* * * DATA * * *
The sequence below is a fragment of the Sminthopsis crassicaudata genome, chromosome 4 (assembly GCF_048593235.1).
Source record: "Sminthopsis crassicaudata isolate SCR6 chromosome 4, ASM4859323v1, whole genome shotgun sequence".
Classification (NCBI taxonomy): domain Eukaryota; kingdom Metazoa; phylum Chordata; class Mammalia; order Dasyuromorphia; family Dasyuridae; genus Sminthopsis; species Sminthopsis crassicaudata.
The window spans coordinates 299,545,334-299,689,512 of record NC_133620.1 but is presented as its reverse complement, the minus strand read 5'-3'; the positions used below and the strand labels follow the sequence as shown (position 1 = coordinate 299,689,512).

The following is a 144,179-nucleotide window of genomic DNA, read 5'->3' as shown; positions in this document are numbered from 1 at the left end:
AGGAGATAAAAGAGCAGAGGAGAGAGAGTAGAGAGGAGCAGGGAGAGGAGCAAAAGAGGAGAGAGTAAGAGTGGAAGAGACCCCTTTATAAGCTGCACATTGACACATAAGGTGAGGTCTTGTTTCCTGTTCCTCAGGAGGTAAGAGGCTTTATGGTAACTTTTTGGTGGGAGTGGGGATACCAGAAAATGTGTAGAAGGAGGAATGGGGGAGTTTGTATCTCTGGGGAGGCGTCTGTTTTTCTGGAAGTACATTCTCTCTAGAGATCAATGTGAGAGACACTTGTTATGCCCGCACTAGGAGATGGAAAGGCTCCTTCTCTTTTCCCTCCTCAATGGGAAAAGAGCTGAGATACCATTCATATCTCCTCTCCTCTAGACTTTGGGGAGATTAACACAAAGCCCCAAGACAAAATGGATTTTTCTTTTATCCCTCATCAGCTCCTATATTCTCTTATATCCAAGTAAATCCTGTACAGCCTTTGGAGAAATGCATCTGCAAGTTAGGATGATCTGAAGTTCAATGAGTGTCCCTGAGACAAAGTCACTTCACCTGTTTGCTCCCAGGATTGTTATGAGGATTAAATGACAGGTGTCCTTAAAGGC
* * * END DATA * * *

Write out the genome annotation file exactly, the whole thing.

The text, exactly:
The sequence below is a fragment of the Sminthopsis crassicaudata genome, chromosome 4 (assembly GCF_048593235.1).
Source record: "Sminthopsis crassicaudata isolate SCR6 chromosome 4, ASM4859323v1, whole genome shotgun sequence".
Classification (NCBI taxonomy): domain Eukaryota; kingdom Metazoa; phylum Chordata; class Mammalia; order Dasyuromorphia; family Dasyuridae; genus Sminthopsis; species Sminthopsis crassicaudata.
The window spans coordinates 299,545,334-299,689,512 of record NC_133620.1 but is presented as its reverse complement, the minus strand read 5'-3'; the positions used below and the strand labels follow the sequence as shown (position 1 = coordinate 299,689,512).

The following is a 144,179-nucleotide window of genomic DNA, read 5'->3' as shown; positions in this document are numbered from 1 at the left end:
AGGAGATAAAAGAGCAGAGGAGAGAGAGTAGAGAGGAGCAGGGAGAGGAGCAAAAGAGGAGAGAGTAAGAGTGGAAGAGACCCCTTTATAAGCTGCACATTGACACATAAGGTGAGGTCTTGTTTCCTGTTCCTCAGGAGGTAAGAGGCTTTATGGTAACTTTTTGGTGGGAGTGGGGATACCAGAAAATGTGTAGAAGGAGGAATGGGGGAGTTTGTATCTCTGGGGAGGCGTCTGTTTTTCTGGAAGTACATTCTCTCTAGAGATCAATGTGAGAGACACTTGTTATGCCCGCACTAGGAGATGGAAAGGCTCCTTCTCTTTTCCCTCCTCAATGGGAAAAGAGCTGAGATACCATTCATATCTCCTCTCCTCTAGACTTTGGGGAGATTAACACAAAGCCCCAAGACAAAATGGATTTTTCTTTTATCCCTCATCAGCTCCTATATTCTCTTATATCCAAGTAAATCCTGTACAGCCTTTGGAGAAATGCATCTGCAAGTTAGGATGATCTGAAGTTCAATGAGTGTCCCTGAGACAAAGTCACTTCACCTGTTTGCTCCCAGGATTGTTATGAGGATTAAATGACAGGTGTCCTTAAAGGC